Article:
The proposed tower of 85m would create significant overshadowing on its western and eastern neighbours. In the winter morning (9 am) and afternoon (3 pm) shadow impacts would extend for approximately 290m over this dense built up neighbourhood including of residences and commercial facilities.

 

Mid-winter shadow and 23 March/23 September equinox diagrams attached to the urban design report indicate that the intended development which will eventuate from this Planning Proposal will cause significant overshadowing on the northern façade of Todman Avenue and western façade of Anzac Parade. These buildings are potential future redevelopment sites as identified in RDCP 2013.

 

 

Traffic and Parking

The proponent’s Traffic Report states that Anzac Parade is a Classified Road with a four lanes carriageway – two lanes in each direction and having median strip and footpath on each site. It carries approximately 30,000 vehicles per day. The median strip is designated to accommodate the proposed Light Rail Corridor connecting the City with Kingsford. Todman Avenue is classified as a Regional Road carrying about 17,000 vehicles per day. The intersection of Anzac parade/Todman Avenue currently experiences queuing and delay during both the AM and PM peak periods.

 

The proponent’s report states that the planned capacity of the light rail can accommodate the proposed development of the subject site and demand generated in the local area. However, the remaining capacity of the light rail and how it should be equitably distributed along the corridor was a significant reason for refusal of previous Planning Proposals.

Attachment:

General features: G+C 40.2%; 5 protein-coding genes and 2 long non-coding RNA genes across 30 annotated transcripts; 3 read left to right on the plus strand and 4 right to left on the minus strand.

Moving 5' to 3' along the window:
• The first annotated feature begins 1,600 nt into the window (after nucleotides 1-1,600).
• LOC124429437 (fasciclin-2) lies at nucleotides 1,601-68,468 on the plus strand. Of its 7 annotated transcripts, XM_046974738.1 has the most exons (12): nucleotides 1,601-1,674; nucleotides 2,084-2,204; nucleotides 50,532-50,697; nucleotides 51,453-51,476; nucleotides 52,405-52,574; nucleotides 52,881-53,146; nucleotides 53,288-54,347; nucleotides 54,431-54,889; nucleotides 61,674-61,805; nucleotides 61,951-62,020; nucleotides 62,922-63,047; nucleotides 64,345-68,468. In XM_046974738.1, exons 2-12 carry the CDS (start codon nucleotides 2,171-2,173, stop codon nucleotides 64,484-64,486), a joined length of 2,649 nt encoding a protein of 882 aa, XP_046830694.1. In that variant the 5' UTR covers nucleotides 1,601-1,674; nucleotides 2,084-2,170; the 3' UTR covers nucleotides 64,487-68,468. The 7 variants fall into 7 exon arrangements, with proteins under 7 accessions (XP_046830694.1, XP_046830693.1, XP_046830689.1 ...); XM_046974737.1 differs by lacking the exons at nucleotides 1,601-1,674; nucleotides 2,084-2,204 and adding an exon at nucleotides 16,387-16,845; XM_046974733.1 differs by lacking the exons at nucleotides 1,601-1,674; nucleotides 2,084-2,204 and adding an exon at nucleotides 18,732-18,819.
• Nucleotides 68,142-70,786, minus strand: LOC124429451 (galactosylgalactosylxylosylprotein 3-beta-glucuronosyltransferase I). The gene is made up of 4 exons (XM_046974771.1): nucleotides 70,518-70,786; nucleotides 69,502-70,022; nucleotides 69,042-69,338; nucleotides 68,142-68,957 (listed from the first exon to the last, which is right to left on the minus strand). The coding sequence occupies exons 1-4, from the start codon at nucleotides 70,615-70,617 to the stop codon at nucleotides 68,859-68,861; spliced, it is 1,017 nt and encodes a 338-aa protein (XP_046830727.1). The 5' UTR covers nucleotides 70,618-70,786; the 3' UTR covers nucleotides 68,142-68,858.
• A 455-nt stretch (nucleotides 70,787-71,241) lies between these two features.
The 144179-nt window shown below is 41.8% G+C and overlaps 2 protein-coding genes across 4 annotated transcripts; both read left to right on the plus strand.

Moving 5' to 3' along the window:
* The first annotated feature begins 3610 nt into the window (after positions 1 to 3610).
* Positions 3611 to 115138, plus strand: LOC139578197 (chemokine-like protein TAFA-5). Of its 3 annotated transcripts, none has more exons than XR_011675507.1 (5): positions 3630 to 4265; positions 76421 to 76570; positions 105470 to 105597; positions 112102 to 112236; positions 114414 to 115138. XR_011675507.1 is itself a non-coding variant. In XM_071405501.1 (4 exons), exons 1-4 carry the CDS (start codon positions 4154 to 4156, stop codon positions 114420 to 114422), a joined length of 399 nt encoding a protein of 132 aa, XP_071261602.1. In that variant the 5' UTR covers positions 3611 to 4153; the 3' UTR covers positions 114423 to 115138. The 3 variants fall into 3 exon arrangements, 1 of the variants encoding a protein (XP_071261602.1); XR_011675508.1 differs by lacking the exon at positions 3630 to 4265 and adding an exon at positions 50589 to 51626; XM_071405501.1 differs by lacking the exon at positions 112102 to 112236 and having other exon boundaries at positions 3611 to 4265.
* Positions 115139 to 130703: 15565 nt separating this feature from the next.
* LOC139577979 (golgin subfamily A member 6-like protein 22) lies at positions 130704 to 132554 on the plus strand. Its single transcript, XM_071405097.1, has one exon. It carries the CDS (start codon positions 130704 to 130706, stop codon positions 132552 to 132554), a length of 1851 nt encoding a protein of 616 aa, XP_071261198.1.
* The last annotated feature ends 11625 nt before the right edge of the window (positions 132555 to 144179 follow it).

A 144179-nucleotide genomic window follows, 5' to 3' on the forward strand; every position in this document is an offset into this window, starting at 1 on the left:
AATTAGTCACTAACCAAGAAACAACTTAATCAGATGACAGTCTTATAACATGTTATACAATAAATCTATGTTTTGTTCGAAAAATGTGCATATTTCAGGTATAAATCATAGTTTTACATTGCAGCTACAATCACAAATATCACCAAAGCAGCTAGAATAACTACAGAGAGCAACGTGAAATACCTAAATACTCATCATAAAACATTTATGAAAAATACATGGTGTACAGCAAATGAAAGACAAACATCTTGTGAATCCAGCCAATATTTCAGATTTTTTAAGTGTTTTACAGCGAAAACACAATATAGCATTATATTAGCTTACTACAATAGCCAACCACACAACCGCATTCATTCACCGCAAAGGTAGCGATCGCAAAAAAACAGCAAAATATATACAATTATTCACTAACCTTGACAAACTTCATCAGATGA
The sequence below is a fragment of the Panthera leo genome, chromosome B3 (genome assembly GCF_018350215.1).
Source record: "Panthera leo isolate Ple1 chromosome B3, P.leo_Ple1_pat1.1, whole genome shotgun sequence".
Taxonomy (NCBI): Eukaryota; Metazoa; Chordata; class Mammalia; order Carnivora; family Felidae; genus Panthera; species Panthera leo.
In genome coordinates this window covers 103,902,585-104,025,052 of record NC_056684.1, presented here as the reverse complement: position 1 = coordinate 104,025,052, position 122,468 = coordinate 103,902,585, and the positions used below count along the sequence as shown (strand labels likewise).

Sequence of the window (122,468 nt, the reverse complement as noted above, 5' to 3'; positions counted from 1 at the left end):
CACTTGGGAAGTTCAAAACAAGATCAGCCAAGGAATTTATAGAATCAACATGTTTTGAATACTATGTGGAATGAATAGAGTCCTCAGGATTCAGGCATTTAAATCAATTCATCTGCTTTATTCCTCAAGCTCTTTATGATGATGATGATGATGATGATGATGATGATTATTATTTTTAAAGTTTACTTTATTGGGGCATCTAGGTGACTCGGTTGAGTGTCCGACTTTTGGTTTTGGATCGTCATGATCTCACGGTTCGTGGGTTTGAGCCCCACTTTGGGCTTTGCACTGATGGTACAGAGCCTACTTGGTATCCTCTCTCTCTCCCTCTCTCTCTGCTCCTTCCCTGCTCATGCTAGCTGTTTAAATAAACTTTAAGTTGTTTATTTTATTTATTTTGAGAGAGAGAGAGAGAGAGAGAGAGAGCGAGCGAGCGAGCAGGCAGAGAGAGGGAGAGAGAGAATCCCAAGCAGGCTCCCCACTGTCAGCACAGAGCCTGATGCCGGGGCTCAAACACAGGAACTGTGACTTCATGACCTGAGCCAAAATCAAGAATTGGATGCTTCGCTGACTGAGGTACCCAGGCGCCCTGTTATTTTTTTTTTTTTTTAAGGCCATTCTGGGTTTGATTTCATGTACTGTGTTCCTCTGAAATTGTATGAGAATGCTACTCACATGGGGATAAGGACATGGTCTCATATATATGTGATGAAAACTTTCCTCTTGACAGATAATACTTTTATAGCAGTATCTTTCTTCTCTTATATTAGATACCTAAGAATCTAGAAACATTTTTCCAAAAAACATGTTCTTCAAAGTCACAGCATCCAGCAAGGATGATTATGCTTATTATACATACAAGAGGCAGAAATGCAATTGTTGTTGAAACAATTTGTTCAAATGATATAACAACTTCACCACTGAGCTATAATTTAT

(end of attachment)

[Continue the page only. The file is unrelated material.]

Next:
The proponent’s report also states that the subject Planning Proposal does not significantly impact on the operation of the Anzac Parade/Todman Avenue intersection and will have a minor impact on the road network, although this has not been considered in the context of capacity remaining and proposed in both Town Centres.

 

Car parking is currently accommodated within the site on the vacant block located at 112 Todman Avenue. On street parking is permitted on both sides of Todman Avenue and is subject to 2P time restrictions on weekdays. Street parking along Anzac Parade is limited to 30 minute restriction outside of the AM and PM bus lane time periods. However, current parking arrangements will change with the construction of the light rail.